In his younger days, as a joiner carpenter, he was an active member of his trade union, UCATT (Union of Construction, Allied Trades and Technicians), and a long-standing Liverpool city councillor. As chair of the council's housing committee he fought hard, and with a large measure of success, to improve the quality of the city's housing and to pave the way for a complete urban regeneration strategy.
During the Second World War, as a Sergeant in the Parachute Regiment, he saw active service in Italy and northern Europe, and it was his first- hand experience of Fascism which made him an implacable opponent of the far right and a true internationalist.
Stewart took this commitment to the European Parliament when he won the Euro constituency of Merseyside West from the Conservatives in 1984, and it remained one of his hallmarks throughout his time as a Labour MEP.
In the European Parliament, Stewart's efforts were focused primarily on the transport committee, on which he served for many years. He was the author of a number of influential reports, including one on maritime safety, which convincingly argued for improved health and safety standards for all seafarers.
In addition, he contributed to the successful efforts to secure European Objective 1 classification for Merseyside, and with it pounds 800m of European regional assistance. Stewart saw this support as essential; he knew better then anyone else that the poverty and unemployment of his home city could only be tackled successfully through European Union support, alongside government intervention.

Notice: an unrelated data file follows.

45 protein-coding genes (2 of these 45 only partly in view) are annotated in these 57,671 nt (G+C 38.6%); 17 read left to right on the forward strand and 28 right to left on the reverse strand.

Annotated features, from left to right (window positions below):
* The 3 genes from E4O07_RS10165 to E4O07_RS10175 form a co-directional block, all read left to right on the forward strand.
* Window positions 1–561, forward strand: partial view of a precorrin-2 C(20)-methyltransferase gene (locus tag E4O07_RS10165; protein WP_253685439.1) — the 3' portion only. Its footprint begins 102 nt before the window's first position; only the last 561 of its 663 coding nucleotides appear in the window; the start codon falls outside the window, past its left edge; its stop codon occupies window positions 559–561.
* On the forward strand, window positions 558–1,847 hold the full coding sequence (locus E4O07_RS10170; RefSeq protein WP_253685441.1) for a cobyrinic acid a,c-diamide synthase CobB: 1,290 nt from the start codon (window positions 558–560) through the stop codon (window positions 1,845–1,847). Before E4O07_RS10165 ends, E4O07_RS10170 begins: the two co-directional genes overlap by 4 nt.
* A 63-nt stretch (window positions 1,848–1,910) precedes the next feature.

During the last two years of his life, he increasingly suffered ill-health, but continued to attend the European Parliament in both Brussels and Strasbourg and never failed to champion the cause of his constituents at every opportunity.
I respected him as an honest socialist and as a committed internationalist. I well remember, immediately after the 1994 European Parliamentary Elections, the way as the doyen d'age of the parliament's Socialist Group he presided over the first meeting of the new group. In typical Ken Stewart fashion he conducted that meeting with fairness, dignity and with his own distinctive dry wit. No one was left in any doubt that he was a man of principle and forthright honesty.
Ken Stewart was true to his beliefs and never lost touch with his roots. He will be an inspiration to those who will continue his work.
Kenneth Albert Stewart, politician: born Liverpool 28 June 1925; MEP (Labour) for Merseyside West 1984-96; married 1946 Margaret Robertson Vass (one son, two daughters); died Liverpool 2 September 1996.Reuse content